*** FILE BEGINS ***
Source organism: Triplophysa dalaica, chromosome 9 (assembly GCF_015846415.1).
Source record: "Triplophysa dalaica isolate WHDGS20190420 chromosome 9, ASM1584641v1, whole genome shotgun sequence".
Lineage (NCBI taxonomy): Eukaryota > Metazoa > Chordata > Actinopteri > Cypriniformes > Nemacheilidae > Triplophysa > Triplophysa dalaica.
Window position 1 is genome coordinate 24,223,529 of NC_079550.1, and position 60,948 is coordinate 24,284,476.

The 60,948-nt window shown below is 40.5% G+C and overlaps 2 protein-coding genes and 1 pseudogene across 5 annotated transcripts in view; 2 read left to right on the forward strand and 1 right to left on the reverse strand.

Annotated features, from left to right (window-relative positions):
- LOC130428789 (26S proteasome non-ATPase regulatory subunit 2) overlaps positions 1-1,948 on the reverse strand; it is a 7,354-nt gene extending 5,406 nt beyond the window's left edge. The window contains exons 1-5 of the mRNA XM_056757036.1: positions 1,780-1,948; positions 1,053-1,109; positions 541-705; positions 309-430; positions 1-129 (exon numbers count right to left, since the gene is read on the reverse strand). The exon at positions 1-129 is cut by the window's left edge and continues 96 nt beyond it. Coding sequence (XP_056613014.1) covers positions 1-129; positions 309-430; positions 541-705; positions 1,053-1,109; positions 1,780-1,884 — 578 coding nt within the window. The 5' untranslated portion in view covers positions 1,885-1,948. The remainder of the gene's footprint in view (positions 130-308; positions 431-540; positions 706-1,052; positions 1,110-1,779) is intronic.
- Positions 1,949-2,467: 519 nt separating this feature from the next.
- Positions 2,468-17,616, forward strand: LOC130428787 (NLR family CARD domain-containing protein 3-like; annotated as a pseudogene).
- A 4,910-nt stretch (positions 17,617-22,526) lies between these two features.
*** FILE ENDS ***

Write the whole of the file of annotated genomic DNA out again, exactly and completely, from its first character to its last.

Source organism: Triplophysa dalaica, chromosome 9 (assembly GCF_015846415.1).
Source record: "Triplophysa dalaica isolate WHDGS20190420 chromosome 9, ASM1584641v1, whole genome shotgun sequence".
Lineage (NCBI taxonomy): Eukaryota > Metazoa > Chordata > Actinopteri > Cypriniformes > Nemacheilidae > Triplophysa > Triplophysa dalaica.
Window position 1 is genome coordinate 24,223,529 of NC_079550.1, and position 60,948 is coordinate 24,284,476.

The 60,948-nt window shown below is 40.5% G+C and overlaps 2 protein-coding genes and 1 pseudogene across 5 annotated transcripts in view; 2 read left to right on the forward strand and 1 right to left on the reverse strand.

Annotated features, from left to right (window-relative positions):
- LOC130428789 (26S proteasome non-ATPase regulatory subunit 2) overlaps positions 1-1,948 on the reverse strand; it is a 7,354-nt gene extending 5,406 nt beyond the window's left edge. The window contains exons 1-5 of the mRNA XM_056757036.1: positions 1,780-1,948; positions 1,053-1,109; positions 541-705; positions 309-430; positions 1-129 (exon numbers count right to left, since the gene is read on the reverse strand). The exon at positions 1-129 is cut by the window's left edge and continues 96 nt beyond it. Coding sequence (XP_056613014.1) covers positions 1-129; positions 309-430; positions 541-705; positions 1,053-1,109; positions 1,780-1,884 — 578 coding nt within the window. The 5' untranslated portion in view covers positions 1,885-1,948. The remainder of the gene's footprint in view (positions 130-308; positions 431-540; positions 706-1,052; positions 1,110-1,779) is intronic.
- Positions 1,949-2,467: 519 nt separating this feature from the next.
- Positions 2,468-17,616, forward strand: LOC130428787 (NLR family CARD domain-containing protein 3-like; annotated as a pseudogene).
- A 4,910-nt stretch (positions 17,617-22,526) lies between these two features.